Bridges will be expensive for us and our decedents

IMG_0413Here’s something that’s unfortunate but not surprising: Utah’s bridges are aging and are going to cost a fortune to maintain.

My colleague Lee Davidson reported yesterday that by the end of the decade 32 percent of Utah’s bridges will be 50 years old or older. By 2030, that number will rise to more than half of all bridges.

But here’s the part that is going to hit people in the pocket book:

Carlos Braceras, UDOT executive director, has told legislators that means while Utah has been replacing about 15 bridges annually in recent years, “we will have to step that up to 50 a year” soon. That will cost an extra $9 million a year, he says, and is among reasons to consider raising gas taxes.

Bridges are a nessecary part of our transportation network and maintaining them is important.

What’s unfortunate about this situation is that our car-centric urban design has produced more and bigger bridges that we otherwise might not have needed. How many of these bridges span freeways and stroads, for example? And how many of those bridges had to be massive in scale (and therefore in cost) because we’ve been widening our freeways lately? I can think of a few just off the top of my head, including this one:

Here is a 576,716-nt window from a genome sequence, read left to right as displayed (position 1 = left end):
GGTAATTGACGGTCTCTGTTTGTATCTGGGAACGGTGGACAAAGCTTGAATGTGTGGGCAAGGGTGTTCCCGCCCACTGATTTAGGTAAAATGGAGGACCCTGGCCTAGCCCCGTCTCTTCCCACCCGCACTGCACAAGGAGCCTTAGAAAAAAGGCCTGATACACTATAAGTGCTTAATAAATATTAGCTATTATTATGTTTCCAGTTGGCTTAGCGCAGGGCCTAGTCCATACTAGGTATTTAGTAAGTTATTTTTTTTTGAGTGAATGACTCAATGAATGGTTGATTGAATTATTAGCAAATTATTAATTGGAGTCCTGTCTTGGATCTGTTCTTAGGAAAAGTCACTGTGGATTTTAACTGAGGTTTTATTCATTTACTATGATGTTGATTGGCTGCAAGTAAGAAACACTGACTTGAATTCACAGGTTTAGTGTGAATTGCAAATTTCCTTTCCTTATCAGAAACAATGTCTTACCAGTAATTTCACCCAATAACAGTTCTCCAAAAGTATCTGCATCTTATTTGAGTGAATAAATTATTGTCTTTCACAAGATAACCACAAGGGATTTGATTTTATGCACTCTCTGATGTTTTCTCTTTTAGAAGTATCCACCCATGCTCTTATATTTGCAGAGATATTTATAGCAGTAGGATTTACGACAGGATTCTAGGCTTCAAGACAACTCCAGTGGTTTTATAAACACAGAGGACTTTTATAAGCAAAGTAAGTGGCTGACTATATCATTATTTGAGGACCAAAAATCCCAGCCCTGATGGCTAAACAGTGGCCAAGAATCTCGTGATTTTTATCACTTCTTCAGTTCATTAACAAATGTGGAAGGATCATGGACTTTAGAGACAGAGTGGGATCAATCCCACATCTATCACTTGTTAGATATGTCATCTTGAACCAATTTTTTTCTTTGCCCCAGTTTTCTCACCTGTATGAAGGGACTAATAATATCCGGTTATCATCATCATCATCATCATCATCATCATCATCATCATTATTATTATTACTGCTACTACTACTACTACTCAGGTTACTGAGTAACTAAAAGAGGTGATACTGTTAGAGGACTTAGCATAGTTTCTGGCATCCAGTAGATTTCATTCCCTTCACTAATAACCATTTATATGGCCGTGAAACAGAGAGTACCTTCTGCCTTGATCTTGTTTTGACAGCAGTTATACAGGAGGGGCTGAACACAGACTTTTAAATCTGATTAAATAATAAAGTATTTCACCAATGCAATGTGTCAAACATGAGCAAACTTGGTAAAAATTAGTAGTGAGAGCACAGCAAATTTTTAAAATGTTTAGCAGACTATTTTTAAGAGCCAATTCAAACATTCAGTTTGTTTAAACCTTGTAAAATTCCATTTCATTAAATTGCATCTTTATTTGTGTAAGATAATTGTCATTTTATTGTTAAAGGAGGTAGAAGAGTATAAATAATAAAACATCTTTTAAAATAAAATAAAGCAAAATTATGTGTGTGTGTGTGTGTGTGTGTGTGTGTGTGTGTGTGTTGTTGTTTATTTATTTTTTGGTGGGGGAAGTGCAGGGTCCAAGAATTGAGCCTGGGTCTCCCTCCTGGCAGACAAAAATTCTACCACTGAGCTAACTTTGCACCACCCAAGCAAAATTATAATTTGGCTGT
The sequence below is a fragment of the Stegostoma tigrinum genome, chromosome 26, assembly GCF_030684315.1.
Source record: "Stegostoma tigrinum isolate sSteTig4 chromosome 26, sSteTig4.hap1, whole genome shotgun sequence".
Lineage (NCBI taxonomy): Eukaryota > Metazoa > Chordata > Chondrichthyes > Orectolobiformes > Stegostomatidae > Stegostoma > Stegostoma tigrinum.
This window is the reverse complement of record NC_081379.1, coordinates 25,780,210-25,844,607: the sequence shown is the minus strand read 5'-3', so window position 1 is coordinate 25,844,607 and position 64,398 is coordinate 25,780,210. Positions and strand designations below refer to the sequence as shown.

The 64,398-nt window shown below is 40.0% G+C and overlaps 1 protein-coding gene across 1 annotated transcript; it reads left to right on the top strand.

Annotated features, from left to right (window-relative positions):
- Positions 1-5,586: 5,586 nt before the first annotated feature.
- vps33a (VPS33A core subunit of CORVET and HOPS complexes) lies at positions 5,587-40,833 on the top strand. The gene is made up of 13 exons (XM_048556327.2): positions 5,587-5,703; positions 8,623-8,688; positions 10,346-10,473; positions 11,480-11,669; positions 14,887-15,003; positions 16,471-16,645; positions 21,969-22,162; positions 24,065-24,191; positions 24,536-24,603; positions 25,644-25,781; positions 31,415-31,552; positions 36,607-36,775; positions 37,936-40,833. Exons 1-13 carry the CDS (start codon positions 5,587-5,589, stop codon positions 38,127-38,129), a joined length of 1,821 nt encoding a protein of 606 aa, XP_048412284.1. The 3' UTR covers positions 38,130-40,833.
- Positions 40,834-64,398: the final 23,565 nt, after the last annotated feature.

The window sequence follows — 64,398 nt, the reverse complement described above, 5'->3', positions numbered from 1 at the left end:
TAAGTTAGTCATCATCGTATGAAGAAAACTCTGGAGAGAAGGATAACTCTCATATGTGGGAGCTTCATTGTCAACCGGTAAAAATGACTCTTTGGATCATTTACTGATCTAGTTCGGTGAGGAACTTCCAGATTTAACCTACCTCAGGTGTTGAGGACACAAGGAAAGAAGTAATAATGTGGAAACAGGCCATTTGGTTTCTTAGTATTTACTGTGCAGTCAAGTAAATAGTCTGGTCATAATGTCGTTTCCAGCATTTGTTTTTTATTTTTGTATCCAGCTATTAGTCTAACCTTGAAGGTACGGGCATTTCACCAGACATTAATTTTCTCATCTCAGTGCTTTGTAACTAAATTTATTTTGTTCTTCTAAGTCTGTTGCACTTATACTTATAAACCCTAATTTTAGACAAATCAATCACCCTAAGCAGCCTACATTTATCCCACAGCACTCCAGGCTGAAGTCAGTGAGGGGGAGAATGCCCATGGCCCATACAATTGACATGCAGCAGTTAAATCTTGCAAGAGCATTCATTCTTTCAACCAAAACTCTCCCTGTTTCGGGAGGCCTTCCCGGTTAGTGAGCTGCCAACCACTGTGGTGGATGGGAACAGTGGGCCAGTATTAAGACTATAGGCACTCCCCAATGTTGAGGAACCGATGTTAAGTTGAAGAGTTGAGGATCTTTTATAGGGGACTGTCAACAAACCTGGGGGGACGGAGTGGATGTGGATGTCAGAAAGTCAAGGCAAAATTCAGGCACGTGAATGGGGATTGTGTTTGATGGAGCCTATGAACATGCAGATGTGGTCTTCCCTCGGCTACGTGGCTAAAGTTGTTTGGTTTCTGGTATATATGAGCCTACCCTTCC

Utah’s bridges are doing well right now, but the article notes that after 50 years they tend to deteriorate rapidly.

And like so much of our transportation infrastructure, we’ve been spending and building with little regard to the longterm costs. Now those costs are catching up to us.

Worse still, there seems to be little indication that we’re become more frugal or responsible with our spending. In fact, the video above is part of a recent bridge-building spree that will ensure that our children and grandchildren also have to figure out ways to fix overbuilt car infrastructure.


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